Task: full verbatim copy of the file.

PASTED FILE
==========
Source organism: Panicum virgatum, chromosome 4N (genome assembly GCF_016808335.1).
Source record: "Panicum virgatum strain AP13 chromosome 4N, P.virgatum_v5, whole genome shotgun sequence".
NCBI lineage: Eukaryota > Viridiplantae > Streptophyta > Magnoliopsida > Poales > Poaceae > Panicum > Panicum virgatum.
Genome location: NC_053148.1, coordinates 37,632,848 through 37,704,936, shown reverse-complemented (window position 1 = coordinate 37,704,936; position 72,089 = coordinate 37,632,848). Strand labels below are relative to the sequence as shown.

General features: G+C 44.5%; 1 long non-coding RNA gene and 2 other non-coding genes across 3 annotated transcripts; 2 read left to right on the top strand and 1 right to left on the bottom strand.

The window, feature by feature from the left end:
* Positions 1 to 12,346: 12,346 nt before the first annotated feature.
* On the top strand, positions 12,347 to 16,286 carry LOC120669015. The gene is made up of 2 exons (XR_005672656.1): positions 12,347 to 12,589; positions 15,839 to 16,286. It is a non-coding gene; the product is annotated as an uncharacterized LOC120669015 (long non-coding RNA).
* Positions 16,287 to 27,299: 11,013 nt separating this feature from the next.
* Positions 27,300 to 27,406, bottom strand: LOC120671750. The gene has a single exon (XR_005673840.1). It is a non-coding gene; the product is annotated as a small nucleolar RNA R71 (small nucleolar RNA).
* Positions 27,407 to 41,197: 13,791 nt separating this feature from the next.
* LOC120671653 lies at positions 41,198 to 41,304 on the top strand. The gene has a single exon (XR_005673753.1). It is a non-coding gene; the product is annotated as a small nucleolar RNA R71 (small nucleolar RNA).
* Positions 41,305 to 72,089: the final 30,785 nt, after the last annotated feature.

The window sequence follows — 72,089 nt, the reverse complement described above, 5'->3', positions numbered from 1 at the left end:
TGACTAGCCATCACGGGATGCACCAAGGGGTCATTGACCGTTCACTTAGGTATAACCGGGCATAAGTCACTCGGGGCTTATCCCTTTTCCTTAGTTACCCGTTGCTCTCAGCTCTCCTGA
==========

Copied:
Source organism: Panicum virgatum, chromosome 4N (genome assembly GCF_016808335.1).
Source record: "Panicum virgatum strain AP13 chromosome 4N, P.virgatum_v5, whole genome shotgun sequence".
NCBI lineage: Eukaryota > Viridiplantae > Streptophyta > Magnoliopsida > Poales > Poaceae > Panicum > Panicum virgatum.
Genome location: NC_053148.1, coordinates 37,632,848 through 37,704,936, shown reverse-complemented (window position 1 = coordinate 37,704,936; position 72,089 = coordinate 37,632,848). Strand labels below are relative to the sequence as shown.

General features: G+C 44.5%; 1 long non-coding RNA gene and 2 other non-coding genes across 3 annotated transcripts; 2 read left to right on the top strand and 1 right to left on the bottom strand.

The window, feature by feature from the left end:
* Positions 1 to 12,346: 12,346 nt before the first annotated feature.
* On the top strand, positions 12,347 to 16,286 carry LOC120669015. The gene is made up of 2 exons (XR_005672656.1): positions 12,347 to 12,589; positions 15,839 to 16,286. It is a non-coding gene; the product is annotated as an uncharacterized LOC120669015 (long non-coding RNA).
* Positions 16,287 to 27,299: 11,013 nt separating this feature from the next.
* Positions 27,300 to 27,406, bottom strand: LOC120671750. The gene has a single exon (XR_005673840.1). It is a non-coding gene; the product is annotated as a small nucleolar RNA R71 (small nucleolar RNA).
* Positions 27,407 to 41,197: 13,791 nt separating this feature from the next.
* LOC120671653 lies at positions 41,198 to 41,304 on the top strand. The gene has a single exon (XR_005673753.1). It is a non-coding gene; the product is annotated as a small nucleolar RNA R71 (small nucleolar RNA).
* Positions 41,305 to 72,089: the final 30,785 nt, after the last annotated feature.

The window sequence follows — 72,089 nt, the reverse complement described above, 5'->3', positions numbered from 1 at the left end:
TGACTAGCCATCACGGGATGCACCAAGGGGTCATTGACCGTTCACTTAGGTATAACCGGGCATAAGTCACTCGGGGCTTATCCCTTTTCCTTAGTTACCCGTTGCTCTCAGCTCTCCTGA